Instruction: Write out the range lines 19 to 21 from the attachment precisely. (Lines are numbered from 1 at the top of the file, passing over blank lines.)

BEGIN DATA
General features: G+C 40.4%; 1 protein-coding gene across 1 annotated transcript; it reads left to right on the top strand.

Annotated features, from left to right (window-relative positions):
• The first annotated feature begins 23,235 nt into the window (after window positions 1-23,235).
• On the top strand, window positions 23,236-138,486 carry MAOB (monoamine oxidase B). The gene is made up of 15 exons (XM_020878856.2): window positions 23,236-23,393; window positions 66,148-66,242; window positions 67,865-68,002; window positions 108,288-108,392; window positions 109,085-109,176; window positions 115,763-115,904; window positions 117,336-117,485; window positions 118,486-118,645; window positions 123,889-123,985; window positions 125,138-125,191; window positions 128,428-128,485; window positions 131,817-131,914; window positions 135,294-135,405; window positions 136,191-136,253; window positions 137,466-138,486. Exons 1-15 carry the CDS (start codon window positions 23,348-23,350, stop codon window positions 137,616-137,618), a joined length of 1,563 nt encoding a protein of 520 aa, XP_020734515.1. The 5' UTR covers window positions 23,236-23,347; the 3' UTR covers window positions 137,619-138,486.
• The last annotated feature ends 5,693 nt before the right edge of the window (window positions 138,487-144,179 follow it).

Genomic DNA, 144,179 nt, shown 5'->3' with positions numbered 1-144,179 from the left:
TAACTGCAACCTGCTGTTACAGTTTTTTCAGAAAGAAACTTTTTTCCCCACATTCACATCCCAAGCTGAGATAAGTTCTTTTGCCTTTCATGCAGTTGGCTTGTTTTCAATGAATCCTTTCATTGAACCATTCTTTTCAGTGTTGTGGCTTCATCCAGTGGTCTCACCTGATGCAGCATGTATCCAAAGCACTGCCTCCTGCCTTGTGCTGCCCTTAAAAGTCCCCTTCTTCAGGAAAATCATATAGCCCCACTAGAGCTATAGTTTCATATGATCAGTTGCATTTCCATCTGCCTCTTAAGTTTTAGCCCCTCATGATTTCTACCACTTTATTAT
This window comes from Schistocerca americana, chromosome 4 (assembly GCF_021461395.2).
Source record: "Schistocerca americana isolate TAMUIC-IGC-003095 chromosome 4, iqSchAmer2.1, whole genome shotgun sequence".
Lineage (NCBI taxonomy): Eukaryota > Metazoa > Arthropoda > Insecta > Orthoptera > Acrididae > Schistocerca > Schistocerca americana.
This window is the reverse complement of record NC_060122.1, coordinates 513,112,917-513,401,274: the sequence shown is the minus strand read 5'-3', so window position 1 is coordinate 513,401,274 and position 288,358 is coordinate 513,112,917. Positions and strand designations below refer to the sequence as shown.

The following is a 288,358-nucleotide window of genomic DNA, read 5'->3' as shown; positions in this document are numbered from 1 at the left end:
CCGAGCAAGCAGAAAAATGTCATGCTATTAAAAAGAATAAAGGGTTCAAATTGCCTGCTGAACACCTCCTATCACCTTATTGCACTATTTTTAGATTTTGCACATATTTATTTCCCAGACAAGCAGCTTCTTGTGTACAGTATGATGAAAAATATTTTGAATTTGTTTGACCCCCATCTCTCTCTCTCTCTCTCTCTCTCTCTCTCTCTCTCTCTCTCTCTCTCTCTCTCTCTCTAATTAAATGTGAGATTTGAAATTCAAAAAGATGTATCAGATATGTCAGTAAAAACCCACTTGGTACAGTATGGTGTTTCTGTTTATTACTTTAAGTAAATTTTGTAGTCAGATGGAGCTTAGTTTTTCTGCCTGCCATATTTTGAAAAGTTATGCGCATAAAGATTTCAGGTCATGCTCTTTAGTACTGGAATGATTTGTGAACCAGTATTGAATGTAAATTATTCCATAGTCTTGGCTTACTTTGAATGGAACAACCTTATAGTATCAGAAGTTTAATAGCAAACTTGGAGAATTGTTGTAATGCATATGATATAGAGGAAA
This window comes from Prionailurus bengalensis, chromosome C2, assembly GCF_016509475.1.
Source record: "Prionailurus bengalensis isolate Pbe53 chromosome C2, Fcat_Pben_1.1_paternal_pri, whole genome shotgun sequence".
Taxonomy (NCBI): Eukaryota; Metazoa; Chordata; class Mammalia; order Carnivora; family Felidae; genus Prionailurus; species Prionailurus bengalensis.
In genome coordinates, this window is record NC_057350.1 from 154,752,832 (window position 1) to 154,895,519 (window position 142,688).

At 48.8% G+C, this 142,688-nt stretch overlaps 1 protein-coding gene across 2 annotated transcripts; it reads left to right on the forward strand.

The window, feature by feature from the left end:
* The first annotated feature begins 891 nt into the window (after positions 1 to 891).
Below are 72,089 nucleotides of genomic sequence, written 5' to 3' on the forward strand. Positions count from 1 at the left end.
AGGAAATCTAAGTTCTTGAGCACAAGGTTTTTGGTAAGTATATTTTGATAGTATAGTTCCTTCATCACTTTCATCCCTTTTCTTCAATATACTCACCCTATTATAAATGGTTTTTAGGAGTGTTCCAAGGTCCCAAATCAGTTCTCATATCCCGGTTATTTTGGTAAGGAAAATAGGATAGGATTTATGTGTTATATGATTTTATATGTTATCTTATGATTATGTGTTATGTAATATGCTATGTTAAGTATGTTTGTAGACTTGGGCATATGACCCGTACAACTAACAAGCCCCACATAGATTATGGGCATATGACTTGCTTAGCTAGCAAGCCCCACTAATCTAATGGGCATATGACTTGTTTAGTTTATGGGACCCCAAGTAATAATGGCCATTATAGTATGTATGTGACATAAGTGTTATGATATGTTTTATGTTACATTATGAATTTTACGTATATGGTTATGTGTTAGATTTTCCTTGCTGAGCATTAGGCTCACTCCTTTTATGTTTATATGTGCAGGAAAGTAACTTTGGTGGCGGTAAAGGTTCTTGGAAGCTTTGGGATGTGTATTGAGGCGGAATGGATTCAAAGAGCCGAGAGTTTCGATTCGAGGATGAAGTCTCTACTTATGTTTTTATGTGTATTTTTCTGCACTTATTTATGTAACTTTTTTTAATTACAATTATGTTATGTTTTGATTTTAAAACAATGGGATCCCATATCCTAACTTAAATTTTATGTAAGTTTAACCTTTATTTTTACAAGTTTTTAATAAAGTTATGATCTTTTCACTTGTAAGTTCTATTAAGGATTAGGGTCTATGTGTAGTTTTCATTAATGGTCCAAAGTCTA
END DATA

The window, feature by feature from the left end:
* The first annotated feature begins 891 nt into the window (after positions 1 to 891).
Below are 72,089 nucleotides of genomic sequence, written 5' to 3' on the forward strand. Positions count from 1 at the left end.